Once a leader attains power, the leader's primary objective, it certainly seems, is to retain power for as long as possible. This is human nature, I believe, not a gender-based reaction. As a result, women in power as heads of state, like their male counterparts, would not have a free hand to make drastic changes in their countries without popular consent. To retain power, they would have to work within the framework of their country's government and culture. Change would come slowly, as it usually does absent revolution. Women leaders worldwide might well steer their countries a little more in one direction than another, but not necessarily. Like men, women can be nurturing and empathetic or aggressive and militant or wise or foolish or visionary or short-sighted. In the big political picture, I don't think things would change very much, very quickly.
While I think #6 makes some very good points, I would also argue that because women are - by and large - multi-taskers, there would be a decrease in inventiveness. Women handle many different tasks well, keeping things balanced and equal. However, because they are handling many tasks, no one task gets full and undivided attention. Thus, there is no time to consider new possibilities - no real time to invent, if you will. I argue that men are better monotaskers, and thus are sometimes better suited to building a single idea from the bottom to the full expansion of its possibilities. A balanced word, as #3 says, is best - though I would argue our world is not fully and equally balanced right now.
I suggest the book by Charolette Perkins Gilman titled Herland. It is a little outdated, but it is a look at a fictional society totally run by women. Very well written!
Several interesting points have been raised above. I just wanted to add an observation from my years as a teacher. I taught for some years in a Montessori elementary school (up through grade 6), and a favorite recess activity was building forts in the woods that surrounded the playing field. Both boys and girls enjoyed building forts, but the characteristics were consistently quite different.
In the boys' forts, the leadership was always hierarchical, usually with military appelations for the leaders. In addition, the main activity by the boys was to battle other forts.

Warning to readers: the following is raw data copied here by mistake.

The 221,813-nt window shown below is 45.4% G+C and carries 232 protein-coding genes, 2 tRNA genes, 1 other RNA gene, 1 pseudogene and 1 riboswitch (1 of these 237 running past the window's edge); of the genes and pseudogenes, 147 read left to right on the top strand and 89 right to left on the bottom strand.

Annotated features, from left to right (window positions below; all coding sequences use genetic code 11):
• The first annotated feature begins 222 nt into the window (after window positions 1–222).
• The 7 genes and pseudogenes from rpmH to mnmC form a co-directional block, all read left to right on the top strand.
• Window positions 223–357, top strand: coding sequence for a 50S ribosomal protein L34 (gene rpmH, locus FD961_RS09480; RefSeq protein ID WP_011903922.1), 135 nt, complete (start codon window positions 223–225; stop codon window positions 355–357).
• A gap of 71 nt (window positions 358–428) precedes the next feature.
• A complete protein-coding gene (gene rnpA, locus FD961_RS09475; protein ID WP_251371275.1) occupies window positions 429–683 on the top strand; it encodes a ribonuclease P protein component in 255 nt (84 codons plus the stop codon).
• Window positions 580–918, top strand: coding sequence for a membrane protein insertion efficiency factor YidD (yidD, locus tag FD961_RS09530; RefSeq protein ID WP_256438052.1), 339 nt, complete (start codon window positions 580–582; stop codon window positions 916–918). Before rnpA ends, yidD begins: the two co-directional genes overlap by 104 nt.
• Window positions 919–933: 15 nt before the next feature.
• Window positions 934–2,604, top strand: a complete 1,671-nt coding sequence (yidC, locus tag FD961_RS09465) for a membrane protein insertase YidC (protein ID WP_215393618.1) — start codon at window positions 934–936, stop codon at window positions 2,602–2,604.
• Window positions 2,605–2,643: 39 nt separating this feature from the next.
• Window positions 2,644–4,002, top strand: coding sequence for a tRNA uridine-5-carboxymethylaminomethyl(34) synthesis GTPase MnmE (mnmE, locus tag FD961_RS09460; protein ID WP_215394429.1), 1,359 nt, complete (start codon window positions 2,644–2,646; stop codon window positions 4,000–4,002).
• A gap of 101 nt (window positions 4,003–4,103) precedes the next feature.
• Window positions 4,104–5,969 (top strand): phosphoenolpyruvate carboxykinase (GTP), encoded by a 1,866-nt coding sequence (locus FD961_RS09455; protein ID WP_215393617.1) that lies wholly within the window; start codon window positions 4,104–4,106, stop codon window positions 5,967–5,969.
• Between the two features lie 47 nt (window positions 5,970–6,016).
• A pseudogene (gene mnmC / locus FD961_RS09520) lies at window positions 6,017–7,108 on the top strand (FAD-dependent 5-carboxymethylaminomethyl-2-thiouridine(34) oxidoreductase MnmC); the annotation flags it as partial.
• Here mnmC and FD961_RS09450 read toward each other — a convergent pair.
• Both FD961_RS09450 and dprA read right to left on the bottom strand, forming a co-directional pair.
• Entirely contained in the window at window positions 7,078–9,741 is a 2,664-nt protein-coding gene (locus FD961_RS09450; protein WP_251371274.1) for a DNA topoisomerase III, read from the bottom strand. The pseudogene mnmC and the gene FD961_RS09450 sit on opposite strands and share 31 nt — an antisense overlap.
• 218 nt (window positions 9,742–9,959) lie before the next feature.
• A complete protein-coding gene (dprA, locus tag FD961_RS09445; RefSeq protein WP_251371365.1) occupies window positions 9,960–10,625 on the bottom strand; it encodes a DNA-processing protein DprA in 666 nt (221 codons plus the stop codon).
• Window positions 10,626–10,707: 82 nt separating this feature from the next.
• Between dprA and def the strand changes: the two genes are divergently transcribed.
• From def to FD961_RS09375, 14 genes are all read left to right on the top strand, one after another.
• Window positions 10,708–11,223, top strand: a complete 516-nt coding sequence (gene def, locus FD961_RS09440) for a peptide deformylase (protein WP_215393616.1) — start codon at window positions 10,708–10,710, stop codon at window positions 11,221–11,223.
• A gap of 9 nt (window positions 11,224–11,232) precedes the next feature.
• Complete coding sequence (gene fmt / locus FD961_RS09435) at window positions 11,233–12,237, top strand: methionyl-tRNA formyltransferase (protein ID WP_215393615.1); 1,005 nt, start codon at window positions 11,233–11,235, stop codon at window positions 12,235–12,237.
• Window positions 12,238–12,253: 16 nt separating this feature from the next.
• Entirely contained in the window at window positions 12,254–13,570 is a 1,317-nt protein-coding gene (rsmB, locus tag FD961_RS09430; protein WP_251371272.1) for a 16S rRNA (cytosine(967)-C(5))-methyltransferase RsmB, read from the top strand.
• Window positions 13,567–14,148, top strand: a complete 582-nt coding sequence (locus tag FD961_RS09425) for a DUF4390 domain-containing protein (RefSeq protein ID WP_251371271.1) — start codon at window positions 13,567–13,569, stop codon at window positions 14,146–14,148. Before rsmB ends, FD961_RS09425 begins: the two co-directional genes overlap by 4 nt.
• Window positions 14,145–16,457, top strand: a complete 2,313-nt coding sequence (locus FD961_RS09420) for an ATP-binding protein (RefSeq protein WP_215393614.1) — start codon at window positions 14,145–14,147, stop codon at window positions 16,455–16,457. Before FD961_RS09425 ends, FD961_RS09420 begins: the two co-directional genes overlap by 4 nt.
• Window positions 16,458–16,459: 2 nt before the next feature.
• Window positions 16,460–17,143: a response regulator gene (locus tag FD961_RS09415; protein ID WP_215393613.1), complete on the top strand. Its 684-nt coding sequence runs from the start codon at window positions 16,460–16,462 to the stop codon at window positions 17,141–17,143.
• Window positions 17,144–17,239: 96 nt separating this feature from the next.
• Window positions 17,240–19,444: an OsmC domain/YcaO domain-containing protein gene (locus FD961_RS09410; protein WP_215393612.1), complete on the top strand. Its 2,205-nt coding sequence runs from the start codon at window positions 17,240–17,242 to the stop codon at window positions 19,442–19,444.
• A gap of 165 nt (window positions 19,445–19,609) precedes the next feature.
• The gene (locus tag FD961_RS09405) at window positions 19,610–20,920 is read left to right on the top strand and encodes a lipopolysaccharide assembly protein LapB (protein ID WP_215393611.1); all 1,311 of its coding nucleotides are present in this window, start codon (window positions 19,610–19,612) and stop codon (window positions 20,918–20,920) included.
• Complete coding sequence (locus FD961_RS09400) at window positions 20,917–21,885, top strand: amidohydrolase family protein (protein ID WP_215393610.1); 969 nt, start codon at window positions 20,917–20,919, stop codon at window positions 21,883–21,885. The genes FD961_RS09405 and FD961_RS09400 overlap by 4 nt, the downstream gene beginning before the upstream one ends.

In the girls' forts, the group was almost always consensual and lacked hierarchy. In a few cases one girl took more of a leadership role, but rarely was there anyone who "bossed" the other kids in their fort. Also, the main activity for the girls was to develop an intricate fort with rituals, decoration, etc.
I realize that much of this arises from the socialization each group had received, but I think it does shed some light on what would happen at the adult level if women had the opportunity to structure things. Women placed into positions in a primarily male hierarchy won't be all that much different than men, because the expectations and rewards are all tied to the hierarchical model.
What makes you think it isn't now? Don't you remember the famous "The hand the rocks the cradle rules the world"? We're not talking about business here (although women pretty well run the school system and always have), raising children, giving them values and proper upbringing --- I think this runs the world.
If women were to take over running the world, one of the drawbacks, it seems to me, is that they either wouldn't have children or their children would suffer from neglect. If women waited to start running the world until they were past child-bearing age, then they wouldn't have acquired much if any experience in management. Perhaps the solution would be to have the men take over child-rearing (if not child-bearing), but I can't see that this role reversal would be any improvement if it became the general order.
If women took over running the world, they would be taking over institutions that have all been created by men. That seems a little weird, doesn't it? How could women do a better job of managing things they didn't create? It would seem potentially disastrous. They might do better by creating new institutions which were feminine to begin with.
Maybe "running the world" only means running the various branches of the federal, state, and local governments.